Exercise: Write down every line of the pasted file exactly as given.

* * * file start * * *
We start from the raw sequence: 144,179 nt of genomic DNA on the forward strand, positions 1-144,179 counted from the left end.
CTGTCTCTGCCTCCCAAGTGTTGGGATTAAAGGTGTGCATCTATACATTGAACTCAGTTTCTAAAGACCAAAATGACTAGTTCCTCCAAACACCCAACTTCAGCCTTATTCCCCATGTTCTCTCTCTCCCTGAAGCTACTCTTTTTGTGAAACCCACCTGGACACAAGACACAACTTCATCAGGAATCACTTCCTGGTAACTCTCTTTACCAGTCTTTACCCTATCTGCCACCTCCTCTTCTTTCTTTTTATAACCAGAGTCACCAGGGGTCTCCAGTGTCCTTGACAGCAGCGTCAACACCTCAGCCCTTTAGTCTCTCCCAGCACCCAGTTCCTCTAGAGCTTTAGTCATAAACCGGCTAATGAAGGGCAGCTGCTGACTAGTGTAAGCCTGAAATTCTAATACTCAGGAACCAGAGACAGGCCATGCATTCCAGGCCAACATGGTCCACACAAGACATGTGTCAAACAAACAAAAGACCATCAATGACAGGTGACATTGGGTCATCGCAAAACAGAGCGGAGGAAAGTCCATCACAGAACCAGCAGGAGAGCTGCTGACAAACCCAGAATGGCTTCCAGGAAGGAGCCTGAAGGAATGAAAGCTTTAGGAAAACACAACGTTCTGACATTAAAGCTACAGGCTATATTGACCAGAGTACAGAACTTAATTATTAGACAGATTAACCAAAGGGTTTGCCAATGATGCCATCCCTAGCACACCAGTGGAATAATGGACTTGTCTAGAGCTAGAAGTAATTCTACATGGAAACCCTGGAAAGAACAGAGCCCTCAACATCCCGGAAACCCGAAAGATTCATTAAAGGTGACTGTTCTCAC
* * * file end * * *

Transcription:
We start from the raw sequence: 144,179 nt of genomic DNA on the forward strand, positions 1-144,179 counted from the left end.
CTGTCTCTGCCTCCCAAGTGTTGGGATTAAAGGTGTGCATCTATACATTGAACTCAGTTTCTAAAGACCAAAATGACTAGTTCCTCCAAACACCCAACTTCAGCCTTATTCCCCATGTTCTCTCTCTCCCTGAAGCTACTCTTTTTGTGAAACCCACCTGGACACAAGACACAACTTCATCAGGAATCACTTCCTGGTAACTCTCTTTACCAGTCTTTACCCTATCTGCCACCTCCTCTTCTTTCTTTTTATAACCAGAGTCACCAGGGGTCTCCAGTGTCCTTGACAGCAGCGTCAACACCTCAGCCCTTTAGTCTCTCCCAGCACCCAGTTCCTCTAGAGCTTTAGTCATAAACCGGCTAATGAAGGGCAGCTGCTGACTAGTGTAAGCCTGAAATTCTAATACTCAGGAACCAGAGACAGGCCATGCATTCCAGGCCAACATGGTCCACACAAGACATGTGTCAAACAAACAAAAGACCATCAATGACAGGTGACATTGGGTCATCGCAAAACAGAGCGGAGGAAAGTCCATCACAGAACCAGCAGGAGAGCTGCTGACAAACCCAGAATGGCTTCCAGGAAGGAGCCTGAAGGAATGAAAGCTTTAGGAAAACACAACGTTCTGACATTAAAGCTACAGGCTATATTGACCAGAGTACAGAACTTAATTATTAGACAGATTAACCAAAGGGTTTGCCAATGATGCCATCCCTAGCACACCAGTGGAATAATGGACTTGTCTAGAGCTAGAAGTAATTCTACATGGAAACCCTGGAAAGAACAGAGCCCTCAACATCCCGGAAACCCGAAAGATTCATTAAAGGTGACTGTTCTCAC